Enough music, films and TV. Serious times call for serious topics.
This is day 6 of my apocalypse challenge. Over 10 days, I’m posting about catastrophes and almost-armageddons which had a big influence on me personally, and that also nearly destroyed the world.
The Apocalypse Challenge:
Day 6 – Overpopulation
This one is your fault. Yes, you – the person reading this right now. You’re contributing to the end of the world just by being alive and eating, buying things, breathing, and pooping. You and billions like you. You’re a monster.
In the late 60s, a book came out called “The Population Bomb” warning that the planet’s population (at the time 3.5 billion) was growing unsustainably. Ironically, the book became a best-seller because there were so many people alive at the time, that there was a huge, thriving market for things like books about how there were too many people around.
Author Dr Paul Ehrlich predicted that by the 1970s hundreds of millions of people would starve – when population growth inevitably outstripped food supplies. When mass famines didn’t take place, he updated the prediction to the 1980s. Then he had to update it again. And then again a few years later. Population numbers are still shooting up, but – unhelpfully to Dr Ehrlich – each year, fewer and fewer people are actually starving globally. There’s more food than ever.
I get the impression Dr Ehrlich is a nice chap – worrying about people not starving is noble – but his book is deeply flawed because it didn’t account for advances in farming, food distribution efficiency improvements and perhaps most importantly, it completely failed to consider the zombie factor.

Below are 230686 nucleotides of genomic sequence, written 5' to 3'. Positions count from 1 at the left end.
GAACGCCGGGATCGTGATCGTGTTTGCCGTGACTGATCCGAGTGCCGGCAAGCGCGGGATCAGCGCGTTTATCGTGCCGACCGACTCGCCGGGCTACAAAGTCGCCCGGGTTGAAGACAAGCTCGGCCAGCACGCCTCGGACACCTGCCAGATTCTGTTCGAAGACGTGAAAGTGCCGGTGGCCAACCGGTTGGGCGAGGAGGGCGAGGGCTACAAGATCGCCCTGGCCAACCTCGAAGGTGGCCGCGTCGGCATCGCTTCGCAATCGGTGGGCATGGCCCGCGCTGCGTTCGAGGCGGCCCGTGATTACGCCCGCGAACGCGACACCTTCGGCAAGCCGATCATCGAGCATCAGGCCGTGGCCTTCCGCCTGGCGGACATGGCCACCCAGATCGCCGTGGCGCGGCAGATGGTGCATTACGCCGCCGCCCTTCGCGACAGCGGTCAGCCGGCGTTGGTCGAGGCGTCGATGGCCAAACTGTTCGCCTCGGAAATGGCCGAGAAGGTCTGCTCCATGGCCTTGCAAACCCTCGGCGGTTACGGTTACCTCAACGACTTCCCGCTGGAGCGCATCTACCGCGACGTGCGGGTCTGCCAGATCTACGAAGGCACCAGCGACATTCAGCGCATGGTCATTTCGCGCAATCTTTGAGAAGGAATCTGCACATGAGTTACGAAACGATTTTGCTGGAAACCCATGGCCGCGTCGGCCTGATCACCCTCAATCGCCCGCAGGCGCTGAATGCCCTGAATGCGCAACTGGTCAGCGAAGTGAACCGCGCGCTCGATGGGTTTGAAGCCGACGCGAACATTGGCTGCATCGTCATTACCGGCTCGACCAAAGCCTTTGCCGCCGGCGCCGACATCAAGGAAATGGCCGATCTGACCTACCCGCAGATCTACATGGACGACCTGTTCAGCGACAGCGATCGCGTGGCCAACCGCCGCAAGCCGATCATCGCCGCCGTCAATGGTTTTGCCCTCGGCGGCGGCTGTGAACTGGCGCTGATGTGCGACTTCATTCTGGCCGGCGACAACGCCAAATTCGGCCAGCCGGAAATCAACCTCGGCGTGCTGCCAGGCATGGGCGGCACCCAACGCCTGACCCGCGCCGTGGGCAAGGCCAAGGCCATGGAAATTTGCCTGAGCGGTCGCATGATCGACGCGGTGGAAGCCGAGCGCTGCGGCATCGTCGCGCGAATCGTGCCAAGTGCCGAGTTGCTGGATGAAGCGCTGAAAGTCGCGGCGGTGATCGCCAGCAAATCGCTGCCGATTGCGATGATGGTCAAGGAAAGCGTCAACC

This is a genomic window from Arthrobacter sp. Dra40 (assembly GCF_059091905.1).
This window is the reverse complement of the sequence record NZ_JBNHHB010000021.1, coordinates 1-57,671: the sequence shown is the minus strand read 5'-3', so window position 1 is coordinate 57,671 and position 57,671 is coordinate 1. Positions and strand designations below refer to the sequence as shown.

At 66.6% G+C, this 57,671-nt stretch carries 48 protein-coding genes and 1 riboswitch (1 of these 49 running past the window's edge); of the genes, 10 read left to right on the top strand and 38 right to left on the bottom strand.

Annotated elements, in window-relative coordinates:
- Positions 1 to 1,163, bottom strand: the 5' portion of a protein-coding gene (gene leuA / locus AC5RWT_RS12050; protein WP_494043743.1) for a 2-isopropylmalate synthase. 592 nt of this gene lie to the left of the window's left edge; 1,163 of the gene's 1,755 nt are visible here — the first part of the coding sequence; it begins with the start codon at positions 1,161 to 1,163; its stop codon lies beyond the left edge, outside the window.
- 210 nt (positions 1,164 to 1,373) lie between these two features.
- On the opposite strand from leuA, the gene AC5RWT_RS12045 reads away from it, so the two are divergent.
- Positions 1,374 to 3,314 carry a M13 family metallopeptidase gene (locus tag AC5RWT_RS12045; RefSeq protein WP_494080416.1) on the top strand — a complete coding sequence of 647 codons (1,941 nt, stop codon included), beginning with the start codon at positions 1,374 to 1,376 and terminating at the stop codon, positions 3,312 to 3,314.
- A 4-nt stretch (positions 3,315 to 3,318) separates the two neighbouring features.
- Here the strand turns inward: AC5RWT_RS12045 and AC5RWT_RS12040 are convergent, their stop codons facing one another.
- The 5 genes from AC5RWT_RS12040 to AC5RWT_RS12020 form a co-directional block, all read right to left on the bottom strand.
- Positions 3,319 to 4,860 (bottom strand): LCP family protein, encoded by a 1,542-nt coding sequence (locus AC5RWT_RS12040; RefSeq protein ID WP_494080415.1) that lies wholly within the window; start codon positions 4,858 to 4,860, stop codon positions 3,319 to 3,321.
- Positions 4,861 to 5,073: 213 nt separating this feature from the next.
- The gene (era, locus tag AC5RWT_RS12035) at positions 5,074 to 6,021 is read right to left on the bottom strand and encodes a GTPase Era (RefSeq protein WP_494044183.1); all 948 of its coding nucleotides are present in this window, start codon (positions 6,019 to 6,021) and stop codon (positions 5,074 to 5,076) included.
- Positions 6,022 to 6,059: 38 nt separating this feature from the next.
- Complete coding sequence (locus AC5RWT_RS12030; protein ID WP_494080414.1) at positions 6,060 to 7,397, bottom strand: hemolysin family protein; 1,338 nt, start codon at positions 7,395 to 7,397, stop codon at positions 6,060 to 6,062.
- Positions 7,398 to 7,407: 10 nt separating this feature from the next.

1968 – the year the Population Bomb was published, was also the year of the first modern zombie film: The Night of The Living Dead.
Zombies used to be seen as lumbering second-rate baddies, but thanks to the Population Bomb and George Romero’s landmark film, they’re everywhere now (which is how they get you, by the way.) Old school horrors like vampires and demons suddenly seemed just too old-fashioned, too gothic and unrealistic. Zombies became proxies for our everyday fears about the population bomb – about our friends and neighbors. It didn’t even matter if everyone had enough food, clothing and shelter, there’s just something inherently scary about there being too many damn people around. It leads to no good. Right?
That’s the conclusion many countries came to in the 1970s. Overpopulation worries led to inhumane and harsh policies in India, Mexico, China and elsewhere. These included government limits on how many children a woman could give birth to, forced abortions, and state-ordered sterlizations. The fear of there being too many people around – the zombie factor – has actually caused more suffering to humanity than overpopulation itself.
So go ahead, feel free to exist, without guilt, and even to procreate – if you can find someone to procreate with. With there being 8 billion people on the planet now to choose from, even a monster like you should finally have a shot.
Tomorrow’s armageddon will be brought to you by: